When it comes time to begin building out your parenting plan, the possible combinations of choices are literally endless. Here are just some of the topics that you’ll need to discuss and agree upon:
- Parenting time ratios – 50/50? 60/40?
- Parenting time logistics – which days are at whose home?
- How do we choose childcare providers in the future?
- How do we handle holidays? Which holidays do we care about?
- Who will be in charge of passports?
- Which parent will handle primary care appointments?
- Who is responsible for sick days or days off school?
The list of decisions goes on seemingly forever.
As a therapist who has spent the last 12+ years specializing in child therapy and parenting work, I can tell you that I’ve seen all sorts of arrangements and parenting decisions. Most parents I’ve worked with made reasonable decisions about parenting, but ALL parents I’ve worked with have loved their kids deeply.
Some things to be aware of as you’re building
out your parenting plan:
- Don’t try to decide everything at one time. Set aside a few times to talk through your parenting plan and make decisions together.
- The older the child is, the fewer transitions they need in the week. Infants and toddlers need to see each parent frequently through the week (if possible). Teens are more able to handle a schedule in which they alternate just once per week.
- Plan to see the other parent and communicate with them regularly, particularly if your children are younger. Older teens may require less coordination between parents, but younger children need a lot of assistance and guidance from both parents. Maybe one of you is better at helping with math homework, and the other parent is better at helping with baseball practice. Baseball or math likely occur during the child’s time at BOTH homes. Plan to be flexible, plan to be in the same space often.
- Unless you are a trained professional, please do not ask your children where they’d prefer to live. Even if you think it’s obvious what they’ll say. This puts them in an impossible situation. Their loyalty to you will make them feel pressure to say they’d like to live with you, but their feelings of betrayal against the other parent may make them feel guilty. Children (aside from older teens) are too young to determine something as important as their living arrangement. That’s an adult decision.
- You’re going to need to be flexible. Sometimes your co-parent will be running late after work and may not get the kids to you on time. Maybe you lost track of time and you’re late picking up the kids from your co-parent’s home. Please be gracious and flexible with each other. Your children are watching you and learning how to interpret and deal with the world.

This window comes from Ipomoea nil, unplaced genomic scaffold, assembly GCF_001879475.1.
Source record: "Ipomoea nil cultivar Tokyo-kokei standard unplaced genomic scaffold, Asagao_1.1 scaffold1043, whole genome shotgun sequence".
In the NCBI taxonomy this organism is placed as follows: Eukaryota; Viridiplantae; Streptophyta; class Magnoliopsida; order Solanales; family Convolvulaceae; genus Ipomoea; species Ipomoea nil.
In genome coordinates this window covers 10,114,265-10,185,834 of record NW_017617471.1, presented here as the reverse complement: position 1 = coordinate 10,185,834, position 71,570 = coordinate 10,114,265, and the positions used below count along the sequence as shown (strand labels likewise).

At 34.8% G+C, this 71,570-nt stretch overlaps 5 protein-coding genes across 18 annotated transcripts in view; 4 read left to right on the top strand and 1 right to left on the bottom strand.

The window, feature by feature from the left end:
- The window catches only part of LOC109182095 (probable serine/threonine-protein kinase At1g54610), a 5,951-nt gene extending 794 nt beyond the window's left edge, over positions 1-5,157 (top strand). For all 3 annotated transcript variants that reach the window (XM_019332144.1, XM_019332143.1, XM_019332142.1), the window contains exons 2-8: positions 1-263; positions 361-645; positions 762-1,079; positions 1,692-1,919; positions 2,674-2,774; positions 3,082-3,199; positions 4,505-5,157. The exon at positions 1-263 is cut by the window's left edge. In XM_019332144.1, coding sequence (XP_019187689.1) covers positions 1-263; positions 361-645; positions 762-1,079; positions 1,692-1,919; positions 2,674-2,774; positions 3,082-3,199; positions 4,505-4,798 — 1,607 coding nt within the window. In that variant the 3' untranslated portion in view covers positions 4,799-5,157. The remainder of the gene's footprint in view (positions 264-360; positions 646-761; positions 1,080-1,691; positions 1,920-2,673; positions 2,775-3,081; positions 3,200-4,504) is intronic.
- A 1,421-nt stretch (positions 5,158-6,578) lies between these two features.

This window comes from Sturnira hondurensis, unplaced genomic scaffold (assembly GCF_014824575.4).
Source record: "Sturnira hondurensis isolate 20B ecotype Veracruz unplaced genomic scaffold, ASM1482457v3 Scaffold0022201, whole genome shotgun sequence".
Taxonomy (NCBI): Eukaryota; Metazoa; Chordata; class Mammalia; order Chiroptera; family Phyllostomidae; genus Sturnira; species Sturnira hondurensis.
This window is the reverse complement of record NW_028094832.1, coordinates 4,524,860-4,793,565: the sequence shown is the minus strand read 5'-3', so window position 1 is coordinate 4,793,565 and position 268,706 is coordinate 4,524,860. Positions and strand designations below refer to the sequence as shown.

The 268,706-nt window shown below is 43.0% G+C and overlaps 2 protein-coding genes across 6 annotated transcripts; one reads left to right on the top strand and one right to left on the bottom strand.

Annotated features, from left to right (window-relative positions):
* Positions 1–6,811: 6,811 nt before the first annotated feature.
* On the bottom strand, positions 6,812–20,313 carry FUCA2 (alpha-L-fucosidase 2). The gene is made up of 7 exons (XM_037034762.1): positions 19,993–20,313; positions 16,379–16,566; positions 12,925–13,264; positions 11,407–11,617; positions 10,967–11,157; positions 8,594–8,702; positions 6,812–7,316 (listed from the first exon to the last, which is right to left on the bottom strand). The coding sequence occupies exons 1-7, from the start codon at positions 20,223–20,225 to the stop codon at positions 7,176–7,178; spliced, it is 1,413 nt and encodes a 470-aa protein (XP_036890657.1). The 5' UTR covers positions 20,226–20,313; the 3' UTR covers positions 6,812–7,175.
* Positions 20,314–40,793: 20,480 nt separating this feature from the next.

- Even if you were the primary caregiver, that doesn’t mean you should have MORE parenting time than their other parent when the divorce occurs. In most marriages, one person carries the bulk of the weight around the house and with the children. This is completely normal. However, when married parents become individual, single parents, most are aware that their day-to-day parenting tasks and responsibilities will increase dramatically. Most that I have seen welcome the change, desiring to draw closer to their kiddo, especially during the process.
- If you and your coparent can’t agree about something in the parenting plan, take a break. Pause, part ways, get some rest, think about how important this may or may not be to you in the long run. Then return, ready to participate in problem solving and creative thinking.
- Remember: You can always get together and change the parenting plan. As your kids get older, their needs and preferences will change, and a good parenting plan will flex with them!
Co-Parenting during and after divorce is very difficult, I’ll be honest. However, I have helped MANY people get there, and be proud of the kind of parent they’ve become. You can do it too!
This article was originally published at the following website. Katiezconsulting.com